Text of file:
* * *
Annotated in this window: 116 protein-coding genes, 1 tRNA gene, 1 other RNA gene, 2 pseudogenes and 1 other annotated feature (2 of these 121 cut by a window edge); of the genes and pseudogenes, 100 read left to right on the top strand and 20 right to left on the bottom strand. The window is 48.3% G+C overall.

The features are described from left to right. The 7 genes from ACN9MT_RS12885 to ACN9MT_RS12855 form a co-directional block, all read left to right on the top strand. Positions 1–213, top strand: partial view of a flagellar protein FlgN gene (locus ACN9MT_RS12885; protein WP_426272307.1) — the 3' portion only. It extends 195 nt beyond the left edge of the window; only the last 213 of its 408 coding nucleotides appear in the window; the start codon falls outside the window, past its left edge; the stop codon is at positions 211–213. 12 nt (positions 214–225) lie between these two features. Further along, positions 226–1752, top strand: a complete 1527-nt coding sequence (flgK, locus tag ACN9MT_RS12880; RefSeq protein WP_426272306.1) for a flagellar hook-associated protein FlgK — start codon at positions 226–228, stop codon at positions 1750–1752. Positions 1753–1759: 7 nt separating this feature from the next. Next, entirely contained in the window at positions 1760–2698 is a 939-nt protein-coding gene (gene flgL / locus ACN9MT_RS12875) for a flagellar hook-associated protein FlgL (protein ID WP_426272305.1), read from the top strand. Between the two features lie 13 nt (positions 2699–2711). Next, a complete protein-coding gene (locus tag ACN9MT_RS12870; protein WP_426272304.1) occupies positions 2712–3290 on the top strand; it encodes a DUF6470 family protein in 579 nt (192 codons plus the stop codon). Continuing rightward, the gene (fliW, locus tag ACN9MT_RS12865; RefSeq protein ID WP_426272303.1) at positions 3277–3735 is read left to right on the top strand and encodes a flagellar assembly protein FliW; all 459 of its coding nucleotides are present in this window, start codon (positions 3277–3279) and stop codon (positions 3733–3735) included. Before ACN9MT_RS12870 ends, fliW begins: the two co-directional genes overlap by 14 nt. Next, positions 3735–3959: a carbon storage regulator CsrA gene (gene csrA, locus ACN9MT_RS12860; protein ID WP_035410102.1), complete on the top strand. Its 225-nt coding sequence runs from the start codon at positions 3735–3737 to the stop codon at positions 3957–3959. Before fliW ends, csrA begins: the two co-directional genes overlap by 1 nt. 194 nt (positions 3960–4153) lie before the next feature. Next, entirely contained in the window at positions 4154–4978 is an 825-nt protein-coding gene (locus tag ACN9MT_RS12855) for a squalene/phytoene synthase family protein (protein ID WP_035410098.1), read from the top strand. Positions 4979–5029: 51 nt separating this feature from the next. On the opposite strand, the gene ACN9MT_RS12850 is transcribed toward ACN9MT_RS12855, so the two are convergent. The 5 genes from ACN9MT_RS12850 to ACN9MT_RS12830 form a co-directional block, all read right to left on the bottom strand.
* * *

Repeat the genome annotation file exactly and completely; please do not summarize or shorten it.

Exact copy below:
Annotated in this window: 116 protein-coding genes, 1 tRNA gene, 1 other RNA gene, 2 pseudogenes and 1 other annotated feature (2 of these 121 cut by a window edge); of the genes and pseudogenes, 100 read left to right on the top strand and 20 right to left on the bottom strand. The window is 48.3% G+C overall.

The features are described from left to right. The 7 genes from ACN9MT_RS12885 to ACN9MT_RS12855 form a co-directional block, all read left to right on the top strand. Positions 1–213, top strand: partial view of a flagellar protein FlgN gene (locus ACN9MT_RS12885; protein WP_426272307.1) — the 3' portion only. It extends 195 nt beyond the left edge of the window; only the last 213 of its 408 coding nucleotides appear in the window; the start codon falls outside the window, past its left edge; the stop codon is at positions 211–213. 12 nt (positions 214–225) lie between these two features. Further along, positions 226–1752, top strand: a complete 1527-nt coding sequence (flgK, locus tag ACN9MT_RS12880; RefSeq protein WP_426272306.1) for a flagellar hook-associated protein FlgK — start codon at positions 226–228, stop codon at positions 1750–1752. Positions 1753–1759: 7 nt separating this feature from the next. Next, entirely contained in the window at positions 1760–2698 is a 939-nt protein-coding gene (gene flgL / locus ACN9MT_RS12875) for a flagellar hook-associated protein FlgL (protein ID WP_426272305.1), read from the top strand. Between the two features lie 13 nt (positions 2699–2711). Next, a complete protein-coding gene (locus tag ACN9MT_RS12870; protein WP_426272304.1) occupies positions 2712–3290 on the top strand; it encodes a DUF6470 family protein in 579 nt (192 codons plus the stop codon). Continuing rightward, the gene (fliW, locus tag ACN9MT_RS12865; RefSeq protein ID WP_426272303.1) at positions 3277–3735 is read left to right on the top strand and encodes a flagellar assembly protein FliW; all 459 of its coding nucleotides are present in this window, start codon (positions 3277–3279) and stop codon (positions 3733–3735) included. Before ACN9MT_RS12870 ends, fliW begins: the two co-directional genes overlap by 14 nt. Next, positions 3735–3959: a carbon storage regulator CsrA gene (gene csrA, locus ACN9MT_RS12860; protein ID WP_035410102.1), complete on the top strand. Its 225-nt coding sequence runs from the start codon at positions 3735–3737 to the stop codon at positions 3957–3959. Before fliW ends, csrA begins: the two co-directional genes overlap by 1 nt. 194 nt (positions 3960–4153) lie before the next feature. Next, entirely contained in the window at positions 4154–4978 is an 825-nt protein-coding gene (locus tag ACN9MT_RS12855) for a squalene/phytoene synthase family protein (protein ID WP_035410098.1), read from the top strand. Positions 4979–5029: 51 nt separating this feature from the next. On the opposite strand, the gene ACN9MT_RS12850 is transcribed toward ACN9MT_RS12855, so the two are convergent. The 5 genes from ACN9MT_RS12850 to ACN9MT_RS12830 form a co-directional block, all read right to left on the bottom strand.